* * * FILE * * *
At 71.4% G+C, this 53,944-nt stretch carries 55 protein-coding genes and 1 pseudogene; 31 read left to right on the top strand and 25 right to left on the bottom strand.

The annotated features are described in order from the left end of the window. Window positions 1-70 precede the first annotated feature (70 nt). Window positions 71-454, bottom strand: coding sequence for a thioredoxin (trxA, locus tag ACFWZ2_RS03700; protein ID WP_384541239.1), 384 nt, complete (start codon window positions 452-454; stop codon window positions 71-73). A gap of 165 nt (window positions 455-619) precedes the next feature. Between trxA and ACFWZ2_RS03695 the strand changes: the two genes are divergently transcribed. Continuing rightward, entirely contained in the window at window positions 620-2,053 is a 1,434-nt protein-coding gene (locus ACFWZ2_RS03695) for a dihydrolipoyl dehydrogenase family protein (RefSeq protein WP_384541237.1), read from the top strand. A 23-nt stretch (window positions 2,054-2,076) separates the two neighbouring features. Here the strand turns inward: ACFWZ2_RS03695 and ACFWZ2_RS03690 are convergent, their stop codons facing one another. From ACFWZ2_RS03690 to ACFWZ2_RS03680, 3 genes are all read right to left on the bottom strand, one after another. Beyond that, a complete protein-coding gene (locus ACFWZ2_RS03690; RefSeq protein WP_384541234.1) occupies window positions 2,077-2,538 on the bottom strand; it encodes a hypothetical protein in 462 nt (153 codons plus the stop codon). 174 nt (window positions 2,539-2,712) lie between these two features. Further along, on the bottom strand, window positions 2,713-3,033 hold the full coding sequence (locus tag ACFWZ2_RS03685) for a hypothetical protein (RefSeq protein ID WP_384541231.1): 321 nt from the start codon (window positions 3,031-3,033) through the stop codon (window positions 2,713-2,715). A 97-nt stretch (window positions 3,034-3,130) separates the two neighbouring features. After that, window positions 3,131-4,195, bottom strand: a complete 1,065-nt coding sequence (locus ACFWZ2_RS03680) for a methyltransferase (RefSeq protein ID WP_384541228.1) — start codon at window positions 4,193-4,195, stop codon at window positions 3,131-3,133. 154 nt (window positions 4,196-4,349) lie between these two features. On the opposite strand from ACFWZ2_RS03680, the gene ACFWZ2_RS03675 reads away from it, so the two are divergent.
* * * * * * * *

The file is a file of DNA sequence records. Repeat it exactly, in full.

At 71.4% G+C, this 53,944-nt stretch carries 55 protein-coding genes and 1 pseudogene; 31 read left to right on the top strand and 25 right to left on the bottom strand.

The annotated features are described in order from the left end of the window. Window positions 1-70 precede the first annotated feature (70 nt). Window positions 71-454, bottom strand: coding sequence for a thioredoxin (trxA, locus tag ACFWZ2_RS03700; protein ID WP_384541239.1), 384 nt, complete (start codon window positions 452-454; stop codon window positions 71-73). A gap of 165 nt (window positions 455-619) precedes the next feature. Between trxA and ACFWZ2_RS03695 the strand changes: the two genes are divergently transcribed. Continuing rightward, entirely contained in the window at window positions 620-2,053 is a 1,434-nt protein-coding gene (locus ACFWZ2_RS03695) for a dihydrolipoyl dehydrogenase family protein (RefSeq protein WP_384541237.1), read from the top strand. A 23-nt stretch (window positions 2,054-2,076) separates the two neighbouring features. Here the strand turns inward: ACFWZ2_RS03695 and ACFWZ2_RS03690 are convergent, their stop codons facing one another. From ACFWZ2_RS03690 to ACFWZ2_RS03680, 3 genes are all read right to left on the bottom strand, one after another. Beyond that, a complete protein-coding gene (locus ACFWZ2_RS03690; RefSeq protein WP_384541234.1) occupies window positions 2,077-2,538 on the bottom strand; it encodes a hypothetical protein in 462 nt (153 codons plus the stop codon). 174 nt (window positions 2,539-2,712) lie between these two features. Further along, on the bottom strand, window positions 2,713-3,033 hold the full coding sequence (locus tag ACFWZ2_RS03685) for a hypothetical protein (RefSeq protein ID WP_384541231.1): 321 nt from the start codon (window positions 3,031-3,033) through the stop codon (window positions 2,713-2,715). A 97-nt stretch (window positions 3,034-3,130) separates the two neighbouring features. After that, window positions 3,131-4,195, bottom strand: a complete 1,065-nt coding sequence (locus ACFWZ2_RS03680) for a methyltransferase (RefSeq protein ID WP_384541228.1) — start codon at window positions 4,193-4,195, stop codon at window positions 3,131-3,133. 154 nt (window positions 4,196-4,349) lie between these two features. On the opposite strand from ACFWZ2_RS03680, the gene ACFWZ2_RS03675 reads away from it, so the two are divergent.